My children have come home from school asking, “Mommy, didn’t brown people invent *anything*?” I have to tell them that yes, of course we did. We just aren’t likely to read about it in the current curriculum of assigned texts or in newspapers and magazines. And we most definitely won’t see it on television or in the movies, because those stories come from the imaginations of a handful of the heavily privileged who position themselves, their perspectives and ideologies, and their values at the very center of our global reality. In her book, THE GODDESS: Power, Sexuality, and the Feminine Divine, author and psychotherapist Shahrukh Husain states, “In modern goddess worship, the construction of a glorious female past, however historically inaccurate, is seen as a legitimate exercise in fantasy and myth-making for the purpose of self-empowerment – a role that myth and the power of the imagination have played since the dawn of human consciousness.”
So, in essence, it seems to go something like this: mythology shapes psychology which then shapes reality. Stories/mythology/archetypes → psychology → reality. This means that stories have tremendous power. Now, think of the stories around you – told in film, television, books, music videos, fairy tales, religious texts, magazines, commercials, billboards, etc. What are the mythologies being created? What are the *realities* being created?
It’s almost impossible to speak of stories, folklore, mythologies, archetypes and legends without also looking at the concept of heroes and sheroes. We have seen many, many thousands of stories where the hero is male. And here, in North America, we’ve seen a white male hero in almost all of them. In more recent history, we’ve seen the emergence of the “kickass” female shero. All too often, this female follows predefined, tried-and-true tropes in the pursuit of her goal; or, worse, she is an insipid shero – valorized for her neediness and inaction, and awaiting rescue at the hands of a male love interest.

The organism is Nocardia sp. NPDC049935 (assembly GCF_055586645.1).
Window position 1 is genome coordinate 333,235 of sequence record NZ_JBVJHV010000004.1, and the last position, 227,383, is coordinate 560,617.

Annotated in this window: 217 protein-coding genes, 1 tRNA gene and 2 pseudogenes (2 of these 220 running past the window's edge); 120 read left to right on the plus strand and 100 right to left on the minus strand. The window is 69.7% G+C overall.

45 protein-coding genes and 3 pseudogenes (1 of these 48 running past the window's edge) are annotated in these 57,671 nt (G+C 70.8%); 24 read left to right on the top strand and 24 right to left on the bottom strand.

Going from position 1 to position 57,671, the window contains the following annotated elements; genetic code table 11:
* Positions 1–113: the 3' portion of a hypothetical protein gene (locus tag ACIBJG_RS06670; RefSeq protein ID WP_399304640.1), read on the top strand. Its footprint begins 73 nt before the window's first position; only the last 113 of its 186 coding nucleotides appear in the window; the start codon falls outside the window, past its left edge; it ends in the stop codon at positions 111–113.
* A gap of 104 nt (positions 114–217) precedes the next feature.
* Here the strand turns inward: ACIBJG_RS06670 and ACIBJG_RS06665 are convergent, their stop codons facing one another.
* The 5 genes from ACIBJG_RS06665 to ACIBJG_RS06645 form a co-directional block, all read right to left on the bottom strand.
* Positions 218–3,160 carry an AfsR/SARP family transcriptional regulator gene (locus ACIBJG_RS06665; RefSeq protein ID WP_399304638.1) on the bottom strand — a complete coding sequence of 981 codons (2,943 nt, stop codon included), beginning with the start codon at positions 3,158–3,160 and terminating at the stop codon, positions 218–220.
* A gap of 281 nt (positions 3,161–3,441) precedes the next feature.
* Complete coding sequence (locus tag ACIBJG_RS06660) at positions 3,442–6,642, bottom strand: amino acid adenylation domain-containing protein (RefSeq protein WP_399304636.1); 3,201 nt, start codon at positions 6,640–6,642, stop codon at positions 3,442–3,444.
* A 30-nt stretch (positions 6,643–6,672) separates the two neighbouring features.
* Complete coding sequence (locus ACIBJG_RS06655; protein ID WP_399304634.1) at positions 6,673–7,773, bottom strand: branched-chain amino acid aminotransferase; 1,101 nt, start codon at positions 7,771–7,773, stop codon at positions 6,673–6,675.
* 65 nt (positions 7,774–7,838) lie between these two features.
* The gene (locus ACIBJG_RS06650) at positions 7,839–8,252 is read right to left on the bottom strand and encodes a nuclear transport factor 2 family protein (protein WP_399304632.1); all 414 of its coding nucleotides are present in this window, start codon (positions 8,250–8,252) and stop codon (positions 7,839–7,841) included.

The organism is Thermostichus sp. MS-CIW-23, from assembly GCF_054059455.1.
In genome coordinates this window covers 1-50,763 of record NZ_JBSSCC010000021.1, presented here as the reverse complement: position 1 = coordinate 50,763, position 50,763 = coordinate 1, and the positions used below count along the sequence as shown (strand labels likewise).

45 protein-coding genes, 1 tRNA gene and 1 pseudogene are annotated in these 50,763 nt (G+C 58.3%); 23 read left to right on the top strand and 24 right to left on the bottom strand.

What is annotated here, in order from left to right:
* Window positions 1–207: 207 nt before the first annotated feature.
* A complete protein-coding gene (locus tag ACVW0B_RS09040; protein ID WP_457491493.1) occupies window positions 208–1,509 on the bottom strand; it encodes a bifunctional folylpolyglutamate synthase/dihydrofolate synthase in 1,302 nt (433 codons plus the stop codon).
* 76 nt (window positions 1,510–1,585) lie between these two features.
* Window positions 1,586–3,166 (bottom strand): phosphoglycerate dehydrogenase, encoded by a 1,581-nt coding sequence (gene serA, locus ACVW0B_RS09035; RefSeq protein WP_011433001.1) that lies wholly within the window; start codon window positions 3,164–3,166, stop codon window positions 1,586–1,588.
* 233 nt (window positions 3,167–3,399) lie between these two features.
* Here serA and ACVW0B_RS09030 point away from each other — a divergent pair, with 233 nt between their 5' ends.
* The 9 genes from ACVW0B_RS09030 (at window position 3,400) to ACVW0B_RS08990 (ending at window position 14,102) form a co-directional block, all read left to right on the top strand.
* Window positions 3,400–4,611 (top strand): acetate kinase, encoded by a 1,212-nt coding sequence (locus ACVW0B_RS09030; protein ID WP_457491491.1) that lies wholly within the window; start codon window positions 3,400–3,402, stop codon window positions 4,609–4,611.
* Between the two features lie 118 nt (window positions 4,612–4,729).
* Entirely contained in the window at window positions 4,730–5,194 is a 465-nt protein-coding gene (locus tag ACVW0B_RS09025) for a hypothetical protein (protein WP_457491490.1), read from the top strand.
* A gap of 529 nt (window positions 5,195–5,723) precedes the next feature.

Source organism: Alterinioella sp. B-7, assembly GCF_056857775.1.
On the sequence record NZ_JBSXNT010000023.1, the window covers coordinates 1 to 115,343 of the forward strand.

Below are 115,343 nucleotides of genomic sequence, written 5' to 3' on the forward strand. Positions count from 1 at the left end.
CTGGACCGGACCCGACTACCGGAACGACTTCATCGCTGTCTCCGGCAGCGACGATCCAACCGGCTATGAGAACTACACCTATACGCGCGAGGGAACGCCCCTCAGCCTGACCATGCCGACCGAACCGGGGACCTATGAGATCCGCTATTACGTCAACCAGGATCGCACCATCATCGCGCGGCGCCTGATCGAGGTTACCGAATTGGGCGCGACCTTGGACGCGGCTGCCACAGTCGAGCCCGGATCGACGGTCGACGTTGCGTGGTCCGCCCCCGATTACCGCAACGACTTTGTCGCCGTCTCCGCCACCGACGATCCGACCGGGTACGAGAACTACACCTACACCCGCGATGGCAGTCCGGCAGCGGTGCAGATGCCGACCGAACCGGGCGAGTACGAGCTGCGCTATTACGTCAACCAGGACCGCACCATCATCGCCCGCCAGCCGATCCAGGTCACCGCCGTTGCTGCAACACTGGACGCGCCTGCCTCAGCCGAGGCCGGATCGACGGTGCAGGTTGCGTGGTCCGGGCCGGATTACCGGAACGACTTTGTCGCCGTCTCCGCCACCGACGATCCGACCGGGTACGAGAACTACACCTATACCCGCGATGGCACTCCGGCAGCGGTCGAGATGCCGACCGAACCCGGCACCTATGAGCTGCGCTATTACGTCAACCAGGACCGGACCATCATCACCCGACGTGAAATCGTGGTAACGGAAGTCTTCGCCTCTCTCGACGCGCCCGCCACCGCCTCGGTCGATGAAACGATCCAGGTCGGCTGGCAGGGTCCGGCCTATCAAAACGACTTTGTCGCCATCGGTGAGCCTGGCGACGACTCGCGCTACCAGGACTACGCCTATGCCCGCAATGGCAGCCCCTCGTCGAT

In the introduction of David E. Jones’s Women Warriors: A History , he writes about one of his observations as a teacher of a Japanese martial art, “Year after year I observed in my classes women who seemed in some mysterious way to have been robbed of their natural right to a sense of bodily dignity and strength. Whereas males could relate to my martial demonstrations, gradually assuming the correct posture and understanding force and ‘command presence,’ women often seemed to move through a maze of conflicting factors that the men did not face to achieve the fighting technique I was teaching. In some ways they had to ‘become male’ to perform the technique.” He goes on to say, “I concluded that one of the reasons for these variations, perhaps THE reason, relates to male conditioning for generations to their warrior heritage. To think warrior in the Western tradition is to think male. For example, Webster’s New Collegiate Dictionary defines warrior as ‘a man [author’s emphasis] engaged or experienced in warfare…”
“The ideals of a culture,” he writes in the next paragraph, “a people’s deepest sense of what is right and true, are expressed in traditional verbal formulae (morals, proverbs, myths, etc.). Embedded in a society’s institutions, they are represented by historical heroes revered by the culture.”
Contrast this with fairy tales of princesses awaiting rescue, falling in love at first sight with princes who will whisk them away, and you have girls who are taught not to be warriors, and thus protectors, but to sit and wait for a protector or rescuer. Estes notes that, “Stories are medicine... They have such power; they do not require that we do, be, act anything--we need only listen. The remedies for repair or reclamation of any lost psychic drive are contained in stories . . . Stories are embedded with instructions which guide us about the complexities of life.” If myths, stories, and fairy tales offer a guide and instructions for life, the ones currently creating mass, popular media are blinding the public, especially young and malleable minds, to the whole picture.
Stories of the shero who does not spend her days yearning for a male love interest, or the shero who rescues herself (and the world!) by acting in accordance with values which elevate the power of collective action, engaging the spirit, and using the power of negotiation (even if it is in addition to her skill in combat and sword-wielding like her male counterparts) are rare. But not non-existent.